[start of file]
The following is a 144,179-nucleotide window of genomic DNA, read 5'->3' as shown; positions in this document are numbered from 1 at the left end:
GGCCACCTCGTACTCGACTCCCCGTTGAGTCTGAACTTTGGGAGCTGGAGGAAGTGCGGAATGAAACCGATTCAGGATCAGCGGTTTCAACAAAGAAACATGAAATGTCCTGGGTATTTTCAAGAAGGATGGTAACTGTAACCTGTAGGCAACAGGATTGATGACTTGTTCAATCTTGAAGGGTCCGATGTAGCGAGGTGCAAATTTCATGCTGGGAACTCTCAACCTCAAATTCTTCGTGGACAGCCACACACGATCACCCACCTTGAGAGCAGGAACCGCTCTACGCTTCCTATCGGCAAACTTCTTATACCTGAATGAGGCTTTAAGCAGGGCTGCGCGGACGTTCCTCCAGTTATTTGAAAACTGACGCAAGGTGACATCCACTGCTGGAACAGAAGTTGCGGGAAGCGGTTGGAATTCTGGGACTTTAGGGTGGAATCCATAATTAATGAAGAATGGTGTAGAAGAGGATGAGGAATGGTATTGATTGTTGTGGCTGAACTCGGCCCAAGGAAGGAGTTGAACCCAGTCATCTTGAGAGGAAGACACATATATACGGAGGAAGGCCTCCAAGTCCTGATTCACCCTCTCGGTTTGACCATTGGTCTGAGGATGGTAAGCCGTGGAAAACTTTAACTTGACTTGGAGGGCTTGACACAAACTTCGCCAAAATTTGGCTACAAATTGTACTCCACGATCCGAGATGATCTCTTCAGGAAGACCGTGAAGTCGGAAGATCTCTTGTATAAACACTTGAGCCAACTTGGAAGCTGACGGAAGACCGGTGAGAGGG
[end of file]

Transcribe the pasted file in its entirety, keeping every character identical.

The following is a 144,179-nucleotide window of genomic DNA, read 5'->3' as shown; positions in this document are numbered from 1 at the left end:
GGCCACCTCGTACTCGACTCCCCGTTGAGTCTGAACTTTGGGAGCTGGAGGAAGTGCGGAATGAAACCGATTCAGGATCAGCGGTTTCAACAAAGAAACATGAAATGTCCTGGGTATTTTCAAGAAGGATGGTAACTGTAACCTGTAGGCAACAGGATTGATGACTTGTTCAATCTTGAAGGGTCCGATGTAGCGAGGTGCAAATTTCATGCTGGGAACTCTCAACCTCAAATTCTTCGTGGACAGCCACACACGATCACCCACCTTGAGAGCAGGAACCGCTCTACGCTTCCTATCGGCAAACTTCTTATACCTGAATGAGGCTTTAAGCAGGGCTGCGCGGACGTTCCTCCAGTTATTTGAAAACTGACGCAAGGTGACATCCACTGCTGGAACAGAAGTTGCGGGAAGCGGTTGGAATTCTGGGACTTTAGGGTGGAATCCATAATTAATGAAGAATGGTGTAGAAGAGGATGAGGAATGGTATTGATTGTTGTGGCTGAACTCGGCCCAAGGAAGGAGTTGAACCCAGTCATCTTGAGAGGAAGACACATATATACGGAGGAAGGCCTCCAAGTCCTGATTCACCCTCTCGGTTTGACCATTGGTCTGAGGATGGTAAGCCGTGGAAAACTTTAACTTGACTTGGAGGGCTTGACACAAACTTCGCCAAAATTTGGCTACAAATTGTACTCCACGATCCGAGATGATCTCTTCAGGAAGACCGTGAAGTCGGAAGATCTCTTGTATAAACACTTGAGCCAACTTGGAAGCTGACGGAAGACCGGTGAGAGGG